As I start this I remember recently reading an article about whether we are actually as busy as we think we are.* Whether maybe we know we’re not actually that busy but it seems important to society that we be busy, so we’re also not actually as busy as we say we are.
I googled “Are we really that busy?” and got article after article after article about how we’re NOT actually as busy, etc. etc. so it must be true.
But anyway. I’ve been really really busy lately. Usually this time of year I have lots of time to sit in the adirondack chair on my deck with a gin+lemoncino+tonic (a “lemony snicket” apparently) and a good book. Not so much this year.
We were very busy in April and May turning this:
Of course it helps that the world also turned green during that time span, but there it is.
We leveled 500 square feet of dirt, and then spread and leveled (with a carefully calculated 1/2″ per 8′ slope) 500 square feet 4″ deep in gravel, and then laid 5 tons of flagstone one piece at a time; and Husband built the pizza oven.
Lots of work. My back is still pretty pissed off at me, but there it is.
We also had to deal with the fact that Second Son’s car (my old Honda Odyssey) finally gave up the ghost after 13 years of service and 240,000 miles. We drove it, gently (the transmission was going, so there were to be no sudden moves), to the Honda dealer and basically gave it to them in trade for a 2004 Corolla with 96,000 miles on it (a significant improvement, nonetheless). After cleaning out bags of papers and food wrappers and water bottles, and, mysteriously, the steak knife that has been missing from our set for ~ 3 years (our driveway is “dark and creepy” at night, apparently the steak knife was to offer protection; thinking if someone were on the attack it would have been either useless or turned on him, but I guess it made him feel better, so whatchagonna do, especially since I didn’t know about it at the time?), Second Son stood in the parking lot and said his good-byes. I found myself “harkening” back as well — it was purchased in the week or two before Only Daughter (now 13+) came to us from her birth home (South Korea), and has seen us through a lot of life’s changes. More of my life looks different now than the same — divorced, bought a house and moved, remarried, children grown and graduated, different jobs, opportunities, friends. That van was a pretty significant material connector really to what I would call my “former” life. Maybe I should have stood next to Secondo and said a more formal goodbye as well.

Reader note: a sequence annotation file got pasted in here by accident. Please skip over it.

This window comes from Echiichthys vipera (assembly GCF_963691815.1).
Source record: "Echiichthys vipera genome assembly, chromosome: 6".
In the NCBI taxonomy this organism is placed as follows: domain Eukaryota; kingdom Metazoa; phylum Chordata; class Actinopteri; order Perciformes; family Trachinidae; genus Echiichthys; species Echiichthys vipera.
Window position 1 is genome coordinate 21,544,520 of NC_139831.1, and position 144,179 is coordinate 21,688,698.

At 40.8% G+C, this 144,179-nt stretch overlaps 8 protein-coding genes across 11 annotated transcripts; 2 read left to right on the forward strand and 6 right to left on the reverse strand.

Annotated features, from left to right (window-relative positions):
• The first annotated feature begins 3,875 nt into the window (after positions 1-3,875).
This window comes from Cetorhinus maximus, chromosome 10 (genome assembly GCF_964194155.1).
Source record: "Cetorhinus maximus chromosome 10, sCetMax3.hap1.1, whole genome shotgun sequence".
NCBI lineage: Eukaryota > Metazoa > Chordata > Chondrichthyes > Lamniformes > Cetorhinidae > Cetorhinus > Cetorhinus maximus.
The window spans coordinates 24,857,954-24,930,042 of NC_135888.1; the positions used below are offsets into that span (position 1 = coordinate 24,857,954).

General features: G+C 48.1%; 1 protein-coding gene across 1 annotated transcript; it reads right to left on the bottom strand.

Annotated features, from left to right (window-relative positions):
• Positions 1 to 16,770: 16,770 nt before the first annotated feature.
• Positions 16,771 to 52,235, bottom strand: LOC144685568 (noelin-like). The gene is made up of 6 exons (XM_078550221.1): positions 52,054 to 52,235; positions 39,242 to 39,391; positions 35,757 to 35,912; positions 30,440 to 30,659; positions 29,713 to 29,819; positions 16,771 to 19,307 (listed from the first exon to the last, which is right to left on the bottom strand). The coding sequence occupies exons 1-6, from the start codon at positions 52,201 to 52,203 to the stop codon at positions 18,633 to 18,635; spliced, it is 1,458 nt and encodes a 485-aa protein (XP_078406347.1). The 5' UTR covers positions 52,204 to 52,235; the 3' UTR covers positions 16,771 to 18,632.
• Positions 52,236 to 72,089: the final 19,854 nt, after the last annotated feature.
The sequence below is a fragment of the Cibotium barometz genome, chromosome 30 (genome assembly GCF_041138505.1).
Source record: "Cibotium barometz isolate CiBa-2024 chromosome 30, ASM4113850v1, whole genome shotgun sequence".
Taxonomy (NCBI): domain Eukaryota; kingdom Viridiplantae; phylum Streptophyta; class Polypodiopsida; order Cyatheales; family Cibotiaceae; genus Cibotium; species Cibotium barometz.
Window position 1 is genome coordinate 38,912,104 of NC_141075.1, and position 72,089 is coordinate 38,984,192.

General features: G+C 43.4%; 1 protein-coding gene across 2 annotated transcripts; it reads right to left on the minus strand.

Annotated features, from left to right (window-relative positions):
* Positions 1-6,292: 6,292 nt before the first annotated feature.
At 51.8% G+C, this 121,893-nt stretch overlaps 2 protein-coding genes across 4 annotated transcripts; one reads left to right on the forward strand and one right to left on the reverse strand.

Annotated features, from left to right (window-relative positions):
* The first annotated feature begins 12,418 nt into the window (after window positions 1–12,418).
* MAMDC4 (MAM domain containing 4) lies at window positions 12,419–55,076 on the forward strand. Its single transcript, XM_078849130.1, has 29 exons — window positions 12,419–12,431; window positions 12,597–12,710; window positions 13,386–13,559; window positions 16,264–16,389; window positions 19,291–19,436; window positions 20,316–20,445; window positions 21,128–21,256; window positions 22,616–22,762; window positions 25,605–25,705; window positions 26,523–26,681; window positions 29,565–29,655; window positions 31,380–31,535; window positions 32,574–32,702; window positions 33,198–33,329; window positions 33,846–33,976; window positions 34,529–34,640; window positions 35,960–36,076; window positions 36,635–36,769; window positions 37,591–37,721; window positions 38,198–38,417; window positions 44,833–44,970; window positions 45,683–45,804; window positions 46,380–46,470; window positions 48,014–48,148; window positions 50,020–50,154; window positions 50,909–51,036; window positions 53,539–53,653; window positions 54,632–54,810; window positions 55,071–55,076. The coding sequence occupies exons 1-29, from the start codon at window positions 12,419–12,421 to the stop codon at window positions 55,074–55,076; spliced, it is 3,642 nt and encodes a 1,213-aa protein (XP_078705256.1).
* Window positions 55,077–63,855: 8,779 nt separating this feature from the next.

He rescued his lego Ninja from the dashboard, we drove away.
This past week I completed my apprenticeship (hopefully) to become a member of the Royal Conservatory (of Toronto) Board of Examiners. This Wednesday I leave for a 12-day trip to the British Isles to perform with a choir for whom I play. Husband’s unable to come, so I’m traveling with the group and he’s holding down the fort, such as it is.
I find myself with new chamber groups to work with, new performance opportunities, job openings that I may or may not apply for, so the transitions continue.
Have you heard the expression: “You throw your anchor into the future you want for yourself and then pull yourself along by the chain”? The thing is, (or shall I say the things are):
- Do you really know what you want from the future? So often it doesn’t turn out the way we had expected.
- Have you ever found yourself dutifully pulling yourself along by the chain, and The Whole Entire Time nothing in your surroundings seems to indicate that you’re pulling on the right one? Like, “Now just wait one cotton-pickin’ minute. Whose chain is this? Am I pulling on the right one? Is that yours? Where was it this was going again? Who moved my cheese?“)
It seems that we can spend months and years if not longer chasing things, trying to form our futures into that Future; you know? The Future We Want? And then all of a sudden all of this stuff happens, seemingly out of the blue.
Now I realize that it’s not “all of a sudden,” that all of the things I’ve done and connections I’ve made and hours I’ve spent practicing and trying to be a good teacher and good collaborator have paid into these opportunities. But it still seems kind of random, and quite unexpected. Good, but unexpected.
Anyway, I’ve been really really busy moving rocks and practicing and pulling on those damn chains. I have a zillion ideas of things I want to write about, but it seems that my hands have been pretty full.
Thanks for sticking around.
I’ll post some pictures of really old castles and Stonehenge and this drink I’m supposed to try in Scotland (a crabby green something?) as soon as I can.
*Being me, I have absolutely no recollection of the source of this article; hence I am unable to link to it. My apologies.